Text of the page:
It is disturbing that the IMF engages in bailouts that encourage bad fiscal policy by governments and reckless lending policies by financial institutions.

And it is disgusting that those IMF bureaucrats get tax-free salaries and are thus exempt from the damaging consequences of those misguided policies.

One set of rules for the peasants and one set of rules for the elite.

The latest example of IMF misbehavior revolves around the bureaucracy’s criticism of recently announced tax cuts in the United Kingdom.

A BBC report by Natalie Sherman and Tom Espiner summarizes the controversy.

The International Monetary Fund has openly criticised the UK government over its plan for tax cuts…In an unusually outspoken statement, the IMF said the proposal was likely to increase inequality and add to pressures pushing up prices. …Chancellor Kwasi Kwarteng unveiled the country’s biggest tax package in 50 years on Friday. But the £45bn cut has sparked fears that government borrowing could surge along with interest rates. …Lord Frost, the former Brexit minister and close ally of Prime Minister Liz Truss, criticised the IMF’s statement. …”The IMF has consistently advocated highly conventional economic policies. It is following this approach that has produced years of slow growth and weak productivity. The only way forward for Britain is lower taxes, spending restraint, and significant economic reform.” …Moody’s credit rating agency said on Wednesday that the UK’s plan for “large unfunded tax cuts” was “credit negative” and would lead to higher, persistent deficits “amid rising borrowing costs [and] a weaker growth outlook”. Moody’s did not change the UK’s credit rating.

So what should be done about the IMF’s misguided interference?

Writing for the Spectator in the U.K., Kate Andrews has some observations about the underlying philosophical and ideological conflict..

…the International Monetary Fund has weighed in on the UK’s mini-Budget, offering a direct rebuke of Liz Truss and Kwasi Kwarteng’s tax cuts. …its spokesperson said…‘Given elevated inflation pressures in many countries, including the UK, we do not recommend large and untargeted fiscal packages at this juncture’… But this rebuke from the IMF is the kind of battle the Truss camp might be happy to have. …The IMF takes a political stance on inequality, viewing its reduction as a good thing in itself. Truss and Kwarteng reject this premise – summed up in the Chancellor’s statement last Friday when he called for the end of redistribution politics – and think it’s far more important to focus on ‘growing the size of the pie.’ The IMF’s ‘intervention’ is likely to become an example of the ‘Treasury orthodoxy’ that Truss was so vocal about during the leadership campaign: her belief that a left-wing economic consensus will not tolerate any meaningful shake-up of the tax code or supply-side reform.

Truss and Kwarteng are correct to reject the IMF’s foolish – and immoral – fixation on inequality.

All you really need to know is that the IMF publishes research implying it is okay to hurt poor people if rich people are hurt by a greater amount.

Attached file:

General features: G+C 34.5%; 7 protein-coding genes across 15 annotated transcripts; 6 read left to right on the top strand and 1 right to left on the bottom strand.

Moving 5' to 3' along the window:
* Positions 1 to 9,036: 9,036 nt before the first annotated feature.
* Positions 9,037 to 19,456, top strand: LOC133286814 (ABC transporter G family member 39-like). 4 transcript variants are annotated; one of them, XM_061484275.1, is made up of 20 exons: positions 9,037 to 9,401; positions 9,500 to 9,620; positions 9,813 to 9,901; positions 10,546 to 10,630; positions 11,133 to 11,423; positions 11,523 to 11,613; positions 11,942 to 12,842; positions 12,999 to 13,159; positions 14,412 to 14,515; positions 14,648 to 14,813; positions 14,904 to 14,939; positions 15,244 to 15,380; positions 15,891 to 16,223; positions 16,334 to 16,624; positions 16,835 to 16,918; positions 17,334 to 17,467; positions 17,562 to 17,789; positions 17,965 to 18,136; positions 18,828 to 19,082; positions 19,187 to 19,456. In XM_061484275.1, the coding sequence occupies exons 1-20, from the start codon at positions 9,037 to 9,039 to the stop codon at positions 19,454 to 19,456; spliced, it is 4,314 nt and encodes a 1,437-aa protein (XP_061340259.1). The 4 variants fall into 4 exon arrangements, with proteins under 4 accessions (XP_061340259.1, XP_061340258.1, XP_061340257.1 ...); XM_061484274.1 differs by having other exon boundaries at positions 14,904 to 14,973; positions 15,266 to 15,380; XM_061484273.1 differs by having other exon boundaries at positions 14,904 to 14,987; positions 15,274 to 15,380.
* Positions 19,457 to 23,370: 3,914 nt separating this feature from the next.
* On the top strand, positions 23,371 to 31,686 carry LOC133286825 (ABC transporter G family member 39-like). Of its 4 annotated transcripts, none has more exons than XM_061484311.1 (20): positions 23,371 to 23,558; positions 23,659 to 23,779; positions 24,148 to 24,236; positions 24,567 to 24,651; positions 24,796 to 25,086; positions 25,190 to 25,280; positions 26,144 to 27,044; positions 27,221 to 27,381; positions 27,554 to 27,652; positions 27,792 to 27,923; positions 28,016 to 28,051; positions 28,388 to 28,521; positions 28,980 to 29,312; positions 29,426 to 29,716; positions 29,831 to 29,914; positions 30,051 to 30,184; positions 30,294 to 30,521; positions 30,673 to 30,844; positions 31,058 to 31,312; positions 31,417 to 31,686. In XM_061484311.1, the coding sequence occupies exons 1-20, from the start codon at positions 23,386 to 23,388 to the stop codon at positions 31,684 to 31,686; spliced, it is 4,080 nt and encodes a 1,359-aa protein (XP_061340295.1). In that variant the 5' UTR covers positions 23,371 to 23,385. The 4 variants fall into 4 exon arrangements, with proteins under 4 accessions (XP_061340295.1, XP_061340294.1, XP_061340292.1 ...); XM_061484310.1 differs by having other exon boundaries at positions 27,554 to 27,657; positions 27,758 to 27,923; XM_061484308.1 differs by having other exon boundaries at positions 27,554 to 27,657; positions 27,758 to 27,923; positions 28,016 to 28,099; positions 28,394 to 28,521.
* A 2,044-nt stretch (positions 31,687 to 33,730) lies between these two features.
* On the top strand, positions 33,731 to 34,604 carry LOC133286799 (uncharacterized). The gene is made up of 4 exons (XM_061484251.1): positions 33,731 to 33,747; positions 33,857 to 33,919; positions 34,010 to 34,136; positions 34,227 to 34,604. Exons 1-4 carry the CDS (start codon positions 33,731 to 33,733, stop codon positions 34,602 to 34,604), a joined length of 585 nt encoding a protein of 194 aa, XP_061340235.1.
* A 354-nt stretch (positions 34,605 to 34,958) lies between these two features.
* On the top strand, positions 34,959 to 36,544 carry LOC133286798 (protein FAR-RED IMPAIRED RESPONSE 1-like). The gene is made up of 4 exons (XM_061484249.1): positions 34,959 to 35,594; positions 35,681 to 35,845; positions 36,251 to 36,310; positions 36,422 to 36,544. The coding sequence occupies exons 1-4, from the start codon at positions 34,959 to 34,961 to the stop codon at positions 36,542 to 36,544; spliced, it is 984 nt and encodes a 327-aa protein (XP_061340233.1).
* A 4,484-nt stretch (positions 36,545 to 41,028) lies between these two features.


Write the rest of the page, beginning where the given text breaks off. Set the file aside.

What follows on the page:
Let’s close by addressing whether tax cuts are bad for Britain’s currency and financial markets

Paul Marshall explained the interaction (and non-interaction) of fiscal and monetary policy in a column for the U.K.-based Financial Times.

Since 2010, the G7 policy framework has been one of tight fiscal and loose monetary policy. …This combination of fiscal austerity and monetary largesse has not been a success. Austerity has not prevented government debt ratios steadily climbing to historic highs. …Meanwhile quantitative easing has fuelled asset inflation for the super-rich and has more or less abolished risk pricing in financial markets. And…it has produced inflation which is still out of control. But now the global policy consensus is in the process of pivoting… A distinctive feature of the UK’s fiscal pivot is the emphasis on reducing the burden of tax on work and business. This is sensible. …the bigger problem for Liz Truss’s government is the Bank of England. It seems that the governor, Andrew Bailey, did not get the memo. Our central bank has been behind the curve since inflation first started to rise sharply in 2021. …The Bank of England effectively lost control of the UK bond market last Thursday when it raised interest rates by 50 basis points, instead of the 75bp that the US Federal Reserve and the European Central Bank raised by. Its timidity is now having an impact on both the gilt market and sterling. That is the essential context for the market reaction to the mini-Budget. Once you lose market confidence, it is doubly hard to win it back. …a more muscular stance from the BoE to underpin financial market confidence in the UK, even at the expense of some short-term pain.

He is right.

The Bank of England should be focused on trying to unwind its mistaken monetary policy that produced rising prices. That’s the approach that will strengthen the currency.

And Truss and Kwarteng should continue their efforts for better tax policy so the economy can grow faster.

But better tax policy needs to be accompanied by much-need spending restraint, which is what the United Kingdom enjoyed not only during the Thatcher years, but also under Prime Ministers Cameron and May.

P.S. The IMF also interfered in British politics when it tried to sabotage Brexit.

P.P.S. One obvious takeaway is that the IMF should be eliminated.